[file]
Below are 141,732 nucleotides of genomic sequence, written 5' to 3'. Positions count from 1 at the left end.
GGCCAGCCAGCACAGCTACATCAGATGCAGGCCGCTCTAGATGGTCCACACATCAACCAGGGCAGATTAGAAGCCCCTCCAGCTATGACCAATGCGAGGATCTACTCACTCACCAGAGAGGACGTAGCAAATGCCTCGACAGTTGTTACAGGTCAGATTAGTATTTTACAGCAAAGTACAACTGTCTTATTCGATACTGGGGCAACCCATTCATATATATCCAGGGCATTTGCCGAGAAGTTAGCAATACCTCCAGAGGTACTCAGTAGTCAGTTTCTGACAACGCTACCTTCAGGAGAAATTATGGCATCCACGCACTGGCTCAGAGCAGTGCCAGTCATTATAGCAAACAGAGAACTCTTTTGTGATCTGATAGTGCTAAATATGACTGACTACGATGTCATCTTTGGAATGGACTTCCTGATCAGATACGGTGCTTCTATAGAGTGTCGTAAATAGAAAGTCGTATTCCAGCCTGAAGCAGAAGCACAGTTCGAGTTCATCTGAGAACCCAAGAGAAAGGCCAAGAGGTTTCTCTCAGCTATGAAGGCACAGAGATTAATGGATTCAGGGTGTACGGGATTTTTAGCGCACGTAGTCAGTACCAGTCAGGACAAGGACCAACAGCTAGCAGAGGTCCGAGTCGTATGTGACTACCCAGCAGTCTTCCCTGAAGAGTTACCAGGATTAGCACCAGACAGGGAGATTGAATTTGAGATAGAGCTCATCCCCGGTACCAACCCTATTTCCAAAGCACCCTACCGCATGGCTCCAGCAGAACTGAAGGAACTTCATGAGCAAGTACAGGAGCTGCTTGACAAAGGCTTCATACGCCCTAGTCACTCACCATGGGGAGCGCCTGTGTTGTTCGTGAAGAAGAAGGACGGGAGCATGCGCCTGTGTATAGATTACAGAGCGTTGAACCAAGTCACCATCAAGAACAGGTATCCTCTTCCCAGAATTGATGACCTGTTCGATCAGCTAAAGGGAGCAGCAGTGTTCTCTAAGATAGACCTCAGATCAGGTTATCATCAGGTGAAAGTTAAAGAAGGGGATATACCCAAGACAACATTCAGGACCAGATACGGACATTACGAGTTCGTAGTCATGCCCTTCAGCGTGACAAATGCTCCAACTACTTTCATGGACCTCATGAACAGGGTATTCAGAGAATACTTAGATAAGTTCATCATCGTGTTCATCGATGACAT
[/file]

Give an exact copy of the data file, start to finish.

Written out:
Below are 141,732 nucleotides of genomic sequence, written 5' to 3'. Positions count from 1 at the left end.
GGCCAGCCAGCACAGCTACATCAGATGCAGGCCGCTCTAGATGGTCCACACATCAACCAGGGCAGATTAGAAGCCCCTCCAGCTATGACCAATGCGAGGATCTACTCACTCACCAGAGAGGACGTAGCAAATGCCTCGACAGTTGTTACAGGTCAGATTAGTATTTTACAGCAAAGTACAACTGTCTTATTCGATACTGGGGCAACCCATTCATATATATCCAGGGCATTTGCCGAGAAGTTAGCAATACCTCCAGAGGTACTCAGTAGTCAGTTTCTGACAACGCTACCTTCAGGAGAAATTATGGCATCCACGCACTGGCTCAGAGCAGTGCCAGTCATTATAGCAAACAGAGAACTCTTTTGTGATCTGATAGTGCTAAATATGACTGACTACGATGTCATCTTTGGAATGGACTTCCTGATCAGATACGGTGCTTCTATAGAGTGTCGTAAATAGAAAGTCGTATTCCAGCCTGAAGCAGAAGCACAGTTCGAGTTCATCTGAGAACCCAAGAGAAAGGCCAAGAGGTTTCTCTCAGCTATGAAGGCACAGAGATTAATGGATTCAGGGTGTACGGGATTTTTAGCGCACGTAGTCAGTACCAGTCAGGACAAGGACCAACAGCTAGCAGAGGTCCGAGTCGTATGTGACTACCCAGCAGTCTTCCCTGAAGAGTTACCAGGATTAGCACCAGACAGGGAGATTGAATTTGAGATAGAGCTCATCCCCGGTACCAACCCTATTTCCAAAGCACCCTACCGCATGGCTCCAGCAGAACTGAAGGAACTTCATGAGCAAGTACAGGAGCTGCTTGACAAAGGCTTCATACGCCCTAGTCACTCACCATGGGGAGCGCCTGTGTTGTTCGTGAAGAAGAAGGACGGGAGCATGCGCCTGTGTATAGATTACAGAGCGTTGAACCAAGTCACCATCAAGAACAGGTATCCTCTTCCCAGAATTGATGACCTGTTCGATCAGCTAAAGGGAGCAGCAGTGTTCTCTAAGATAGACCTCAGATCAGGTTATCATCAGGTGAAAGTTAAAGAAGGGGATATACCCAAGACAACATTCAGGACCAGATACGGACATTACGAGTTCGTAGTCATGCCCTTCAGCGTGACAAATGCTCCAACTACTTTCATGGACCTCATGAACAGGGTATTCAGAGAATACTTAGATAAGTTCATCATCGTGTTCATCGATGACAT